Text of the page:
If you didn’t hear what happened to me last week, Stacy Eidson does the heavy lifting a few pages over.
While I have no way of predicting how we (myself and my callers) may end up looking if we make the final cut of the movie, as my producer Bill Botham was quick to point out (in so many words), “Hollywood rarely comes to the South to paint a flattering picture…”
In the meantime, I am genuinely curious if Sacha Baron Cohen traveled all the way to Augusta because he wanted ME, or if I was merely an easy target in a state offering amazing tax breaks and incentives to major American film producers who wish to shoot their projects here.
Since he is a noted comedian, I hope he appreciates the humor we see in the way so many West Coast studios are flocking to the “candy apple red” conservative State of Georgia, to use our tax breaks and “right to work” labor rules to greatly reduce the cost of making their cinematic masterpieces.
The artists of Tinseltown are hitting the California state line like poor Mexicans used to hit the border for harvest season, all to escape the Cereal (full of fruit, flakes, and nuts) State’s confiscatory tax and salary structures. It is not very progressive of them, but apparently their love of money trumps their ideological purity.
God forbid those creative geniuses ever figure out that the economic paradise they have found in the Peach State is a Republican construct that, if their political leadership back West had any sense, they could easily adopt for themselves. I mean, while grits, gnats, and humidity are still superior to the earthquakes, scorpions, and Teamsters they have to navigate in California, no one likes to be away from home that much.
If I get invited to the premiere, you people will be the first to know!
Two weeks ago I was sitting in Pittsburgh, PA using my iPhone to break the news back home that the Augusta National Golf Club finally found the magic figure they needed to convince the leadership of the Augusta Country Club to part ways with the northeastern tip of their property, affectionately known as their 9th hole. Bordering on the National’s historic Amen Corner, it was acreage long sought to allow long desired changes to the 13th tee box, and other minor cosmetic changes in the vicinity. 20 million dollars is the reported final figure. An exhaustive article on the then unconsummated deal appeared shortly before this year’s tournament in Golf Digest, and it is an interesting read.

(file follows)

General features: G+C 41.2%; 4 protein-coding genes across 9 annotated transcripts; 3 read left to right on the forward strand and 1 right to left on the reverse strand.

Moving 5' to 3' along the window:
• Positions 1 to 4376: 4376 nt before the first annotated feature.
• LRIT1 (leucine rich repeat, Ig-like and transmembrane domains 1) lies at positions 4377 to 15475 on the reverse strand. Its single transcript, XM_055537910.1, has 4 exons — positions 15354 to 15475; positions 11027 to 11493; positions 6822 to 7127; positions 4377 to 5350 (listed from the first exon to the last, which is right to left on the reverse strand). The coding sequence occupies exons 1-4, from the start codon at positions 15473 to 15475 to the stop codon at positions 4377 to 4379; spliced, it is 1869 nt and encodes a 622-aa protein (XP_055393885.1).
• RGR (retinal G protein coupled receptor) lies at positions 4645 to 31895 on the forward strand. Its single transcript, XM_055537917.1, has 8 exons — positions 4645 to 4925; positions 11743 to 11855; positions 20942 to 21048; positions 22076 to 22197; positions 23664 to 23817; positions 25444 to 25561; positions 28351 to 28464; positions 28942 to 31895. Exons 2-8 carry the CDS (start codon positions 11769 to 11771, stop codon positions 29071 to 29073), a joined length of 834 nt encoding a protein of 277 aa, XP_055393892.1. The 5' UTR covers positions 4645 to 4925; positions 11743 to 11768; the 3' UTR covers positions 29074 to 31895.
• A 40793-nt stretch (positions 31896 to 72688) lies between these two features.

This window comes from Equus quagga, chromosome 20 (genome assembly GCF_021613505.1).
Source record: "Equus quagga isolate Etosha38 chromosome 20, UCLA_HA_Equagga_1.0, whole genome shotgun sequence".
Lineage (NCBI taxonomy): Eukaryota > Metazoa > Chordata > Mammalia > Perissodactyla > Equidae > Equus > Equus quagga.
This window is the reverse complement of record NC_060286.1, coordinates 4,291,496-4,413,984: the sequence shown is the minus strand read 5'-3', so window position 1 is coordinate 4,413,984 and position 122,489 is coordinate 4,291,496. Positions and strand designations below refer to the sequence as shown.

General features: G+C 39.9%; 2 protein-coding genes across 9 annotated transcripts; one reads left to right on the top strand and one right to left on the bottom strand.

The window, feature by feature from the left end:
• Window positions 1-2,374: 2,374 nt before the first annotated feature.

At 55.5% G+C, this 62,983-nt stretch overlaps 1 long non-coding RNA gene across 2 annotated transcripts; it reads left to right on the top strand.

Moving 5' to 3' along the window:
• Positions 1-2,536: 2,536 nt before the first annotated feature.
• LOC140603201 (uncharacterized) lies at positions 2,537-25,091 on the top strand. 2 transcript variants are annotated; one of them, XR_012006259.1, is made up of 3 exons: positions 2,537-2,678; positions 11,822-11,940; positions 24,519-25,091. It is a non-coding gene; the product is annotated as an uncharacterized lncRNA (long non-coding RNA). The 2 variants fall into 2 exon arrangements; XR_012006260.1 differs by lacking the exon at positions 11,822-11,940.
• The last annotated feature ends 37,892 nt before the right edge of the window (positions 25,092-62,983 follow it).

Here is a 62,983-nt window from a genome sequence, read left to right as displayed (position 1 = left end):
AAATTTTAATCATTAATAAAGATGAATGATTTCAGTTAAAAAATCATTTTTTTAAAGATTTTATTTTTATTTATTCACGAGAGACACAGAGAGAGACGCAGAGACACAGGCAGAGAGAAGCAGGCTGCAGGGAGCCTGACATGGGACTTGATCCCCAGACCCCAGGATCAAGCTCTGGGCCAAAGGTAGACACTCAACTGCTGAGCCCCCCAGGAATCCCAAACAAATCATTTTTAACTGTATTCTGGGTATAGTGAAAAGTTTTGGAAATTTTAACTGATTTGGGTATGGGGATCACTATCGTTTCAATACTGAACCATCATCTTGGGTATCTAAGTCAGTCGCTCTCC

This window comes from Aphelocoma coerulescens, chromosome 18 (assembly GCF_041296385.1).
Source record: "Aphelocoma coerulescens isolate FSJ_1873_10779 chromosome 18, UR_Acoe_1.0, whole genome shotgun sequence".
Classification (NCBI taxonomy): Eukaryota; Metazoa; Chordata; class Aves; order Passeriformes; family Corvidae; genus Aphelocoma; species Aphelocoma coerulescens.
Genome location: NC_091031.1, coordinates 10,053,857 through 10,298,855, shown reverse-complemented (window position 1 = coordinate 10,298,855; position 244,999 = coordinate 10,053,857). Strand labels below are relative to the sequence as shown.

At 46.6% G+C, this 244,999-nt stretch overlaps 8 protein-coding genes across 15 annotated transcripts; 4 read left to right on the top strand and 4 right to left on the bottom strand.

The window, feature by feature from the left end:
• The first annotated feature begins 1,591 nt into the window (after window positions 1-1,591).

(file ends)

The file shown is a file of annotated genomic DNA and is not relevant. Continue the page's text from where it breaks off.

While most knowledgable observers consider the deal a “win-win”, with both clubs benefiting, there is a loud contingent of ACC members who wanted a bigger payoff. That payoff was sought in the form of a treasure chest full of Masters tournament badges, the value of which I don’t need to spell out for Augusta readers. I am told some rather vocal members wanted 2 tickets per member, or family. While the Augusta National may arrange for small transactions of that type on rare occasion, including a thousand tickets in this deal would cause myriad issues in future business negotiations they do not want raised.
Besides, as a non-profit 501-C 3 organization, it could very well be a legal (if not moral and ethical) NO-NO for members of the ACC to receive a gratuity, or a dividend, of this description.
As much noise as some are making, when you consider the state of many golf course and clubs across the country, this “controversy” comes across as profoundly silly and selfish. The ACC membership should take great solace in their 20 million dollar payday, and hush, before God hears what they are doing and sends a Sharknado up Rae’s Creek.
While I appreciate Richmond County Sheriff Richard Roundtree asking Augusta City Commissioners this week to find more money to pay his deputies competitive wages, I have to chuckle when I remembered that his first salary increase request, about a month after he was sworn into office in 2013, was not quite so magnanimous. Roundtree requested, and got, a 15% raise, that put his annual salary higher than the 3 term Sheriff he had replaced, a man who had been serving in local law enforcement since before Roundtree was born. Oh, and don’t forget about the 5% automatic raise Roundtree got upon his re-election in 2016. There’s gold in them there badge. At least in Roundtree’s. Apparently it is the Sheriff’s recommendation to raise property taxes to cover the increase. Talk about adding insult to injury, the people who cause the cops the least amount of problems are once again going to be stuck paying the bill to cover the expenses and damage caused by many who pay little to no property tax at all.
In the meantime, I wonder how close that salary increase for his deputies is going to come to the 20% raise Roundtree has seen since becoming Sheriff?